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The Mauritanian ★★★★



Director: Kevin Macdonald

Cast: Tahar Rahim, Jodie Foster, Benedict Cumberbatch and Shailene Woodley

Released: Glasgow Film Festival 2021

Nearing the 20th anniversary of an atrocity that shook the world to its very core. The emotional and psychological consequences of 9/11 are still deeply rooted in American societal fabric. A seemingly unquenchable thirst for answers to this day, displayed in isolated moments of rage with the hurt everlasting.

But in such a quest for closure, the rulebook can be swiftly torn up with irrationality reigning supreme, where an individual’s right to a fair hearing is put under grave threat. No stranger to tackling politically charged fare with The Last King of Scotland and State of Play fine examples. Scottish director Kevin Macdonald translates Mohamedou Ould Salahi’s best-selling memoir into a taut, engrossing legal drama, which isn’t shy in bearing the full weight of the hardships endured by its key figure.

Our eyes and ears are exposed to reckless conspiracy theories frequently, almost oblivious to the harm that can be inflicted on the individuals caught in the crossfire. In the case of Salahi (Tahar Rahim), his predicament was truly frightful in its protracted nature. Tensions inevitably running high back in the aftermath of the Twin Towers tragedy, with anyone having a remote link to the terrorist group Al Qaeda being heavily scrutinised.

Mohamedou became the proverbial punching bag for the American authorities, embroiled in a fierce battle to regain his freedom who was left to rot in the infamous confines of Guantanamo Bay, staving off accusations he was the key recruiter for such a despicable event. Many years passed him by without a hint of a trial or charge. He finds unlikely allies in the form of formidable defence attorney Nancy Hollander (Jodie Foster) and her handy translator Teri Duncan (Shailene Woodley). They are sworn in to fight his corner. The single obstacle of a tough-talking colonel by the name of Stuart Couch (Benedict Cumberbatch) only hints at the sheer scale of the task facing Nancy and Teri, with the wealth of evidence emerging prompting great inquisition from both sides in its distinct lack of credibility.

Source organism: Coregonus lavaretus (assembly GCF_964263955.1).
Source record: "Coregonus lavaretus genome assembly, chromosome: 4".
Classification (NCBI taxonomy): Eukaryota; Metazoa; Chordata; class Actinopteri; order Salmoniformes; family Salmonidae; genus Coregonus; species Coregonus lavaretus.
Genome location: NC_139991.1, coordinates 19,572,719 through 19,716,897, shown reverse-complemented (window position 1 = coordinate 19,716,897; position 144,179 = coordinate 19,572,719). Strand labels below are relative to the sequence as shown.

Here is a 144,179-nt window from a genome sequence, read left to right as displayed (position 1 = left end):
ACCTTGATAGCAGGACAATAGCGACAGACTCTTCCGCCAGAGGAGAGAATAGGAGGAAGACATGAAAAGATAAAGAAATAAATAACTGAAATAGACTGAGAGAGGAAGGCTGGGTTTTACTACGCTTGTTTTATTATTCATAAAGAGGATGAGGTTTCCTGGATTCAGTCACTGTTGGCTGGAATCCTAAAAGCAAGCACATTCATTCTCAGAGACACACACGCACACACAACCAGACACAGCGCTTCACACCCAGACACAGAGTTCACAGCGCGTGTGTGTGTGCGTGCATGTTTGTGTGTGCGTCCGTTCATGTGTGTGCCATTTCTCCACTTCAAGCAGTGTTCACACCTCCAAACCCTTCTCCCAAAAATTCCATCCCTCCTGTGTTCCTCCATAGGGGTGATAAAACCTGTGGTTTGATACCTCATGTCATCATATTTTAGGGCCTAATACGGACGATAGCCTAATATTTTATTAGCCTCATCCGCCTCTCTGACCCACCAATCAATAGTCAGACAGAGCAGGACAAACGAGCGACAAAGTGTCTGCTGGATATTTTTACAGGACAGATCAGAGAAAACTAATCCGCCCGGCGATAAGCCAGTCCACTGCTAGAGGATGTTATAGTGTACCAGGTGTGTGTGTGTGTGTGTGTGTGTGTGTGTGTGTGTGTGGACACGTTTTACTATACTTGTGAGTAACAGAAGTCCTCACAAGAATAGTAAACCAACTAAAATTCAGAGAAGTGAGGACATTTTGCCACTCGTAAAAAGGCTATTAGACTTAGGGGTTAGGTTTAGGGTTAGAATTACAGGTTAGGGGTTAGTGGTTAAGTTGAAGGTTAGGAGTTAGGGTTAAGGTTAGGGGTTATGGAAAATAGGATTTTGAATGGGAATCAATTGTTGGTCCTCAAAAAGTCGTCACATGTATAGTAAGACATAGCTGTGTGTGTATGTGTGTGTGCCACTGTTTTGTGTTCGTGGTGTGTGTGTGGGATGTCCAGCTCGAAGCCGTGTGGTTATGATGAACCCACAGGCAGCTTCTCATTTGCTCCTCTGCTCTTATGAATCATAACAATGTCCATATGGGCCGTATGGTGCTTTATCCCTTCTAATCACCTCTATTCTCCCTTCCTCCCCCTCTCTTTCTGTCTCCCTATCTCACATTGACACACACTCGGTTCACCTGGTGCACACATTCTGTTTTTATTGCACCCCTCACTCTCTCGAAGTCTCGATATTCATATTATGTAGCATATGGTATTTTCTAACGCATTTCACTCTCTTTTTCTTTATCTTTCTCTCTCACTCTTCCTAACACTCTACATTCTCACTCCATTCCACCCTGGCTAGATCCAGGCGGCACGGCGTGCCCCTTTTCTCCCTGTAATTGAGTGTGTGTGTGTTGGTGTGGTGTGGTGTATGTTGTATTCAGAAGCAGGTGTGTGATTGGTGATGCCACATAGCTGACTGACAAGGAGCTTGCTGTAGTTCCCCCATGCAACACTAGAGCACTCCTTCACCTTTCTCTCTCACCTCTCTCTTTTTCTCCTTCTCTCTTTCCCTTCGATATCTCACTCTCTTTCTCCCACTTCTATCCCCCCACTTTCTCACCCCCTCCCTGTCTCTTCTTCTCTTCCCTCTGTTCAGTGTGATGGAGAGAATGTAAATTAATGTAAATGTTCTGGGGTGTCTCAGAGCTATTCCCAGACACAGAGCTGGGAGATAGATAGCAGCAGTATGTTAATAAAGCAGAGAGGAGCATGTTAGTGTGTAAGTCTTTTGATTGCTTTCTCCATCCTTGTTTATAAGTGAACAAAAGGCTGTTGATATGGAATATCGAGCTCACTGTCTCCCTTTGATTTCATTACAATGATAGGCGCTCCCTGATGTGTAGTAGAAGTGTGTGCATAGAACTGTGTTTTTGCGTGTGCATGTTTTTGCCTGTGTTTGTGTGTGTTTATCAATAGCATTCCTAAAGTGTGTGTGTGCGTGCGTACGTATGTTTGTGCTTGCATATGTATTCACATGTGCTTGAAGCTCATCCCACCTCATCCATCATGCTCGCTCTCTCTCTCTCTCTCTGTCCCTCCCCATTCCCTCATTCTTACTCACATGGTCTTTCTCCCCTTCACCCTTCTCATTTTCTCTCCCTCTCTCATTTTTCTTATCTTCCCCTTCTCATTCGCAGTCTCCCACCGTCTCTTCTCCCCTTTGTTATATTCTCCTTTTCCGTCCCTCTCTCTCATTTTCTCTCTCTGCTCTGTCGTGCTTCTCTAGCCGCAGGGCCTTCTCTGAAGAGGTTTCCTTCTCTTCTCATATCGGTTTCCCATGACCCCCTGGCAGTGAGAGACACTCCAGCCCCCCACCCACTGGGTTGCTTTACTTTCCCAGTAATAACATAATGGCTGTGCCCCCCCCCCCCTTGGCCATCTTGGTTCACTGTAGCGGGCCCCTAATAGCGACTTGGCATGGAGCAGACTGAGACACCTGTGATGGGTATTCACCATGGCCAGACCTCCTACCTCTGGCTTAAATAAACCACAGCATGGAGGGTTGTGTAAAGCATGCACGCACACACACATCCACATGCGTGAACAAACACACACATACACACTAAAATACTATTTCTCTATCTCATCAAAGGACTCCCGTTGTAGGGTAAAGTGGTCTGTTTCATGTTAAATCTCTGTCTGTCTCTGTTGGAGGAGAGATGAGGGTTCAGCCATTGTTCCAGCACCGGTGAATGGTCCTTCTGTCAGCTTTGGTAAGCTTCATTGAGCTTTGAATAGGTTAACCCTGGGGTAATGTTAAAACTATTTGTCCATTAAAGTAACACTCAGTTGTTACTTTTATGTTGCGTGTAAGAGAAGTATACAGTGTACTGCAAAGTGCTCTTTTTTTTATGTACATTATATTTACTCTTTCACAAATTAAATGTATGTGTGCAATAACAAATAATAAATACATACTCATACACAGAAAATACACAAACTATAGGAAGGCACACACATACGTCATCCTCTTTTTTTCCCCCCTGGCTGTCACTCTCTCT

In a time of George W Bush and eventually spilling into the Barack Obama administration. Where rough justice seemed to be the order of the day, Director Kevin McDonald contradicts in the film’s first half with a surprisingly mild-mannered yet no less engaging approach to the material—displaying the sort of composure and rational thinking that was desperately craved in that period instead of leaping to further needless bloodshed. His tight compositions of peering through staircases with deals being struck and barbed wire fences towards the sea, teasing the escalating deception and mirroring Mohamedou’s confinement, along with his eagerness to ‘cleanse’ his name. In stark contrast, its latter stages wouldn’t look out of place in an instalment of The Purge. Disturbing masks. The hefty sounds of heavy metal songs. A seamless fit for its boxed-in dingy aesthetic of an interrogation room as McDonald toys with the timeframe, with the horrors on show genuinely unnerving.

While such McDonald’s tactic enables the film to be a worthwhile throwback to the courtroom dramas of the past, questions could be asked about the characterisations, giving the viewer the impression there is some resistance in examining America’s motives. Much of these minor issues stem from Benedict Cumberbatch’s military prosecutor’s presentation. The stench of flag-waving patriotism overpowers the prospect of full condemnation of other significant players in the case. Despite this particular lack of assurance, it hardly robs The Mauritanian of its dramatic heft.

Elaborating on Cumberbatch. His committed turn makes the wobbly Southern accent he adopts just about forgivable, with his argument challenging those around him strengthening with each frame and playing on the gulf of experience between them. Shailene Woodley’s impassioned and frustrated associate riffs brilliantly with the dogged determination of Jodie Foster’s lawyer. But in bringing sheer depth to a role that has an awful tendency to be one-note, serving one hell of a reminder that his talents are regularly being slept on. Tahar Rahim’s pitch-perfect portrayal of Mohamedou elevates proceedings far beyond its admittedly conventional trappings, which is quietly astonishing in its deeply humanistic nature.

The buzzword for America right now seems to be healing. Two decades down the line. The Mauritanian is a compelling, powerfully performed example of why it still has a considerable way to go in achieving that goal.

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